B2B Marketing Agency for Technology Companies

10 Telling Signs Your Website Needs a Rebuild (part 2)

Rebuilding a website takes money, time and people. If you’re on the fence, here are reasons 6 – 10 why it might be time to start planning yours.

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by Eric Sharp

In case you missed Part 1, I outlined signs 1 - 5 (Goals, Performance, CMS, Users & Calls-to-Action).


6. No visual design consistency with other material

Does it feel like your website reflects a different company? Have you re-designed your branding guideline (e.g. logo, colors, typography) and those elements haven’t been woven into the website?

Though some within your organization may feel this is simply an annoyance, I’d argue that it’s much worse. The inconsistency is disconnecting your current and potential customers from your company’s vision, mission, personality, messaging and overall ability to communicate with intent. Yes, design can do that.

Your website should be treated as your most important communication asset. If it’s not in harmony with your outbound marketing (e.g. collateral, tradeshow displays, presentations), let that sentiment transition from annoying to disconcerting and begin to take action.

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7. No Content Strategy

Do you have a blog? Great. This still doesn’t mean you have a content strategy.

A blog is simply a tactic. Kristina Halvorson, author of Content Strategy for the Web, defines a content strategy as:

The practice of planning for the creation, delivery, and governance of useful, usable content.

Kristina Halvorson

Do you have plan? Who are the authors? How often do they write? About what? Who’s the editor? Is the content actually being viewed, shared, and engaged? (If you open up comments, you sure better be responding!)

Without a plan, your blog will be like a bottle rocket on the 4th of July. Great anticipation, lots of excitement, and then fizzle to black.

A valuable content strategy is not just about which tactics you use, it’s about coming up with a plan for creating, publishing, and overseeing content that is useful for your audience.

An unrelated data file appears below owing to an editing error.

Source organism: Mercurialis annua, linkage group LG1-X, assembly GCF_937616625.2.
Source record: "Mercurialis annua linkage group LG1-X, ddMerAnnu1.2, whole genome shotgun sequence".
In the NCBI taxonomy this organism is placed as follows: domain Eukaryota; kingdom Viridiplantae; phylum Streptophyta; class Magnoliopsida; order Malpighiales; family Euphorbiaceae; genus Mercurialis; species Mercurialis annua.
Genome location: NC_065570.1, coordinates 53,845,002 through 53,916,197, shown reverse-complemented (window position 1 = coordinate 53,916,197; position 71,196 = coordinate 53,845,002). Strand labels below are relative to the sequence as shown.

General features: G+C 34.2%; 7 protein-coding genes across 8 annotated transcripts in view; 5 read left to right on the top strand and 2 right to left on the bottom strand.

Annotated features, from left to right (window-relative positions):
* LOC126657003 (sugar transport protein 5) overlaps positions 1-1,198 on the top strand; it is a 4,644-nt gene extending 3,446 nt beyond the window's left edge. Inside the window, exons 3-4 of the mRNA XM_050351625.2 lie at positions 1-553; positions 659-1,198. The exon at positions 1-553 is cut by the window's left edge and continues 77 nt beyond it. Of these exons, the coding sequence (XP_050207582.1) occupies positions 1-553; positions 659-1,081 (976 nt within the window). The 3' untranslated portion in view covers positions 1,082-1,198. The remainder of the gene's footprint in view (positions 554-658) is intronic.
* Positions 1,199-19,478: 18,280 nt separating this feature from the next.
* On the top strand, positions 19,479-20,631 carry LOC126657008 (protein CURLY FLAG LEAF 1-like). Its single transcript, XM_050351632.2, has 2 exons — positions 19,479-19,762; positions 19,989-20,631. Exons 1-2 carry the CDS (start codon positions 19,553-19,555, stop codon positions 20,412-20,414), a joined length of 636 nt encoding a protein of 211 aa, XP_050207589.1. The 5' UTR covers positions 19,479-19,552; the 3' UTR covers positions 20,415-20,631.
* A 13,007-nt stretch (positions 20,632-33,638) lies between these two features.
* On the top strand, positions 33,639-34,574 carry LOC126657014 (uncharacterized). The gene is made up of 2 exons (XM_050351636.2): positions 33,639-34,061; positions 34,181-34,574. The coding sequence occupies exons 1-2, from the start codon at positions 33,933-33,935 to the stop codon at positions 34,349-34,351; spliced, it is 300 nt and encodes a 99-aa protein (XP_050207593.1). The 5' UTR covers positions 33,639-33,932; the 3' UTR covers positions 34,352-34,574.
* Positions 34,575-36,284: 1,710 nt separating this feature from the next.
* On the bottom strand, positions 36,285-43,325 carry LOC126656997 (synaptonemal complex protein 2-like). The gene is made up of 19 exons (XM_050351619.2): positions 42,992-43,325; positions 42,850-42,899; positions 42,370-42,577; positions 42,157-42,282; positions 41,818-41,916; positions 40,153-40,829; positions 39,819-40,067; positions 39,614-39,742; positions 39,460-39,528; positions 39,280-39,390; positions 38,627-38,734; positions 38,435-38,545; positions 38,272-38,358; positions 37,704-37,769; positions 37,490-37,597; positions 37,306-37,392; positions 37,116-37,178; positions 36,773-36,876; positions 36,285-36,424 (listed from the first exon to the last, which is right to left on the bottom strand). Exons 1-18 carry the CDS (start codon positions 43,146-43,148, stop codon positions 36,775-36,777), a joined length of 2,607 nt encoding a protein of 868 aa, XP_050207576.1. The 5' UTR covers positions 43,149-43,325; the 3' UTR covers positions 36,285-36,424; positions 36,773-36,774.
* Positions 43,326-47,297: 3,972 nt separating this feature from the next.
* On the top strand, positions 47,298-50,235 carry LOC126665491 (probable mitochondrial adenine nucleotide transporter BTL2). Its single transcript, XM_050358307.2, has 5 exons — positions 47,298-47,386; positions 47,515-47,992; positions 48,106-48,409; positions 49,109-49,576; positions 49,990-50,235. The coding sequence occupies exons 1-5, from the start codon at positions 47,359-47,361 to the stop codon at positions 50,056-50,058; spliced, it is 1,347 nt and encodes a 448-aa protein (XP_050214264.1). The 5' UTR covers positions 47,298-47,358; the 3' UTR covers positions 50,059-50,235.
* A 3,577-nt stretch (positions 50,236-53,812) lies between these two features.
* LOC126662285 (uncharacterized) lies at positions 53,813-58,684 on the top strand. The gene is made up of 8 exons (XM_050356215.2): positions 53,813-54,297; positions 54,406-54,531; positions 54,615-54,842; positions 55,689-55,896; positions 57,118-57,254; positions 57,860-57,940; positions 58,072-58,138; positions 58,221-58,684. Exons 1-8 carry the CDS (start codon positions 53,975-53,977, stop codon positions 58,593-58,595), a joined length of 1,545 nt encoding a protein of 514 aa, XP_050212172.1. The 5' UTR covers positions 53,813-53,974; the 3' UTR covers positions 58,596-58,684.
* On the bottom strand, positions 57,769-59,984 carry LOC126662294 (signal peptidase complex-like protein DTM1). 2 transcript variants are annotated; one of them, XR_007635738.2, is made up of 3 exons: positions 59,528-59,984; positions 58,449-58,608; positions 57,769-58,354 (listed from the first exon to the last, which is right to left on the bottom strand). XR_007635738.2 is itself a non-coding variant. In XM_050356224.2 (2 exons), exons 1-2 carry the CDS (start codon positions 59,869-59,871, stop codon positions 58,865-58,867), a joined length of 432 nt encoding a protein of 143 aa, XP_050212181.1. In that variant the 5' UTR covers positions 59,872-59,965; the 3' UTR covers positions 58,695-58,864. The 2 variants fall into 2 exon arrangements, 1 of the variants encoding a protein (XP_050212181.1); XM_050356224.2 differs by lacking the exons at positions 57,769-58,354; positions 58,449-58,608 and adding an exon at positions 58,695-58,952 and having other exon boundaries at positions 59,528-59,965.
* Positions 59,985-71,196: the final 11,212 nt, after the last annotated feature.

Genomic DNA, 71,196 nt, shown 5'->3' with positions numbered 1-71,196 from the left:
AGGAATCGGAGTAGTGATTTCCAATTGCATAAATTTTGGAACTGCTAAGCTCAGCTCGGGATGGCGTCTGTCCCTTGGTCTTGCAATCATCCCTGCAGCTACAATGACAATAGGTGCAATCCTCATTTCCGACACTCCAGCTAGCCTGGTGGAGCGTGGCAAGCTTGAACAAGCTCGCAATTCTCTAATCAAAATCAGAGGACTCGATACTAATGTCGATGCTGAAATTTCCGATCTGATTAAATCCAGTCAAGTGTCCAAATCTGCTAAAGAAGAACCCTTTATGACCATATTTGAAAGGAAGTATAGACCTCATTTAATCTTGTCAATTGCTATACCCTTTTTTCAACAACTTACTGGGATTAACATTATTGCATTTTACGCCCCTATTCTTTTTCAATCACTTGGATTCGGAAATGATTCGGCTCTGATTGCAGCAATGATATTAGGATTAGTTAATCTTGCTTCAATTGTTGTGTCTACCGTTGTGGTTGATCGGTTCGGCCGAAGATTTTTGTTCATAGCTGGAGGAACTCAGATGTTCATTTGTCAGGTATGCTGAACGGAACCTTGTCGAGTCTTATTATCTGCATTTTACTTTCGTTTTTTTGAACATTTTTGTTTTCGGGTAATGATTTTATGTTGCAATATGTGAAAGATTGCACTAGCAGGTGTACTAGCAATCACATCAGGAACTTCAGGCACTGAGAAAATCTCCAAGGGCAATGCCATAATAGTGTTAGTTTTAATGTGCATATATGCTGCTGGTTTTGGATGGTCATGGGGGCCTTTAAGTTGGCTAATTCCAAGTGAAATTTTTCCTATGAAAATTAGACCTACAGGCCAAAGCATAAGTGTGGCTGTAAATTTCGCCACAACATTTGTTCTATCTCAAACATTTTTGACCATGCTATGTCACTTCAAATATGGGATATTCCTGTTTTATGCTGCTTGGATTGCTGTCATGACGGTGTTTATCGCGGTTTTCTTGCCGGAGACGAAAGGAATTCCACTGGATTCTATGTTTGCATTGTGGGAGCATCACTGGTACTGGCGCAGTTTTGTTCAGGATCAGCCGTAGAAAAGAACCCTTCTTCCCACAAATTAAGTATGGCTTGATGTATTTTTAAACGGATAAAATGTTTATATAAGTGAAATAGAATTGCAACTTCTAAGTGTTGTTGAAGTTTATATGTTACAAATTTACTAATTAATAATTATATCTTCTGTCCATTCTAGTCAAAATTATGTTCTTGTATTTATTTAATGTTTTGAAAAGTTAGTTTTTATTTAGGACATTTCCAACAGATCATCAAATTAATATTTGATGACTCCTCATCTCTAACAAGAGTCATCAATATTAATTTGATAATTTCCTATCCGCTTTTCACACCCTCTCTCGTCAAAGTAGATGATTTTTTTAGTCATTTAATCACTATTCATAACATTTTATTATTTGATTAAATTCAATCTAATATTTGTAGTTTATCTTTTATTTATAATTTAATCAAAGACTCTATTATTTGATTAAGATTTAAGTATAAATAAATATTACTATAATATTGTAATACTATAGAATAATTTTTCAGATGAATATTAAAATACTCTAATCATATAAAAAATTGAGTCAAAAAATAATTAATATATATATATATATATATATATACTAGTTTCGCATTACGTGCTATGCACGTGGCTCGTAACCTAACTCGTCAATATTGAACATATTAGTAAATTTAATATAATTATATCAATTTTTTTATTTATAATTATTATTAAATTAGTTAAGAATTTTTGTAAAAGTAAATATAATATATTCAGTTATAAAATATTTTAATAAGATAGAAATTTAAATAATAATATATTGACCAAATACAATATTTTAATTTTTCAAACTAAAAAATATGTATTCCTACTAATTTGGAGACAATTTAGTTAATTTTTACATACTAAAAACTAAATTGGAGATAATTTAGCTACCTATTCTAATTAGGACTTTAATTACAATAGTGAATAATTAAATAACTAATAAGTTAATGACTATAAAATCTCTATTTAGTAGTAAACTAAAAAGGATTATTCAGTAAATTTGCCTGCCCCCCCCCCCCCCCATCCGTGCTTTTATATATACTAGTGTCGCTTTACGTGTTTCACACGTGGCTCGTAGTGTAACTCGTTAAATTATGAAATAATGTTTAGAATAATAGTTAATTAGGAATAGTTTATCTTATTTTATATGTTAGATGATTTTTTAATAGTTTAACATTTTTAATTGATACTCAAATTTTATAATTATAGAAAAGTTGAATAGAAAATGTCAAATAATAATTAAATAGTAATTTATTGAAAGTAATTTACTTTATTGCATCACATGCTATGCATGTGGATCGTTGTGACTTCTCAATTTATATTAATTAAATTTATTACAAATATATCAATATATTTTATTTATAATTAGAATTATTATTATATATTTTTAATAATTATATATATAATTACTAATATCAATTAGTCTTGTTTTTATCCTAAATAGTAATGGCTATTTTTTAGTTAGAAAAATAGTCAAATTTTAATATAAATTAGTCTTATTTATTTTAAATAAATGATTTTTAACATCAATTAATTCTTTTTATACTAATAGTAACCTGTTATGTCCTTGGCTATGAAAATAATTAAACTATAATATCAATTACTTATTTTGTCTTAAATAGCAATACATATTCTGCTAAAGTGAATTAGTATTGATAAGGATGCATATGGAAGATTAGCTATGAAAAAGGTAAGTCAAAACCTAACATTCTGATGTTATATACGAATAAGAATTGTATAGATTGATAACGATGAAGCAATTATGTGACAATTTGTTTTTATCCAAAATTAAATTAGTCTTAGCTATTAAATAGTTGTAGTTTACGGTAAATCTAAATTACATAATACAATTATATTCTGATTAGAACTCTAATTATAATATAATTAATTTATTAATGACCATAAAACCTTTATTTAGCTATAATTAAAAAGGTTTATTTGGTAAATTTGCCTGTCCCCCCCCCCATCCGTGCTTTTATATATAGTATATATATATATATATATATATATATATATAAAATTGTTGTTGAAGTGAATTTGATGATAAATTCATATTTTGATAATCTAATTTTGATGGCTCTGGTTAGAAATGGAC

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8. TABLES being used for layout and structure

Quickly check to see if your website is structured with tables (hope that it isn't!)

Right click anywhere in the body of your website (not on an image) and select “View page source” from the menu.

A new tab in your browser will launch and display a bunch of code. Briefly scan the code and be on the lookout for <TABLE> within that mess. If you start seeing repeated usage, then it’s certainly a sign your website has exceeded its shelf life.

Behind the scenes, websites are run by code. That code should adhere to the latest web standards so it can be multi-browser compatible, provide proper accessibility and enable search engines to understand it. I could add maintainability to that list, but that’s for another day.

Why does this matter? Well, for you non-technical folks, that code is like the engine to your vehicle. To everyone on the road, they see metal, plastic and paint color. However, your engine is the real reason you get from Point A to Starbucks, er, Point B.

Your website's code is the engine that makes it go.

Learn more with this comical presentation on Tables vs CSS.

9. No Search Engine positioning for Non-Branded Keywords

Though a complete rebuild might be excessive if this is your reality, it’s still a hefty sign that your website is missing out in big opportunities.

I’ve seen many people become cheerful when their company name rank's #1. I unfortunately then become the party pooper when I explain why ranking #1 for your brand name isn’t all that. With minimal content and basic SEO, this should happen fairly automatically.

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You should be more concerned in positioning yourself for keywords that describe your services, products and expertise — these are non-branded keywords. For example, if you’re a pet boarding facility, optimize for keywords such as “dog boarding” or “doggie day care”. Not, “Sally’s Doggy World”.

Remember, focus on keywords that’ll aid in attracting those potential customers that aren’t aware you exist! If your SEO person takes ultimate pride in ranking for branded keywords, find a new one.

10. Flash-based navigation, key content or entire site

Apple’s official thoughts on Flash in 2010 had a dramatic impact on websites

Apple and Flash have a rocky relationship. The late Steve Jobs had concerns over performance, reliability and security.

If any part of your site is in Flash, that content won’t display on the world’s best selling smartphone (iPhone) and tablet (iPad). That could spell serious trouble if, (gasp), your entire site is in Flash. Talk about a show stopper since mobile traffic has exceeded that of desktop traffic.

Aside from compatibility issues on Apple devices, Flash-based websites bring a multitude of challenges to search engines, screen readers, maintainability (there’s that word again), analytics and content management systems.

In Closing

Rebuilding a website should be looked at as a significant investment of money, time, people -- and lets not forget energy!

Once you have an understanding of the current pain points, missed opportunities and scalability issues, you’ll be able to rally major stakeholders and present a strong case.

Good luck!

Did you miss Part 1?

We believe a conversion-focused website — paired with the proper traffic, content, automation, and end-to-end ROI measurement — equips B2B technology companies with a real asset to scale their business.


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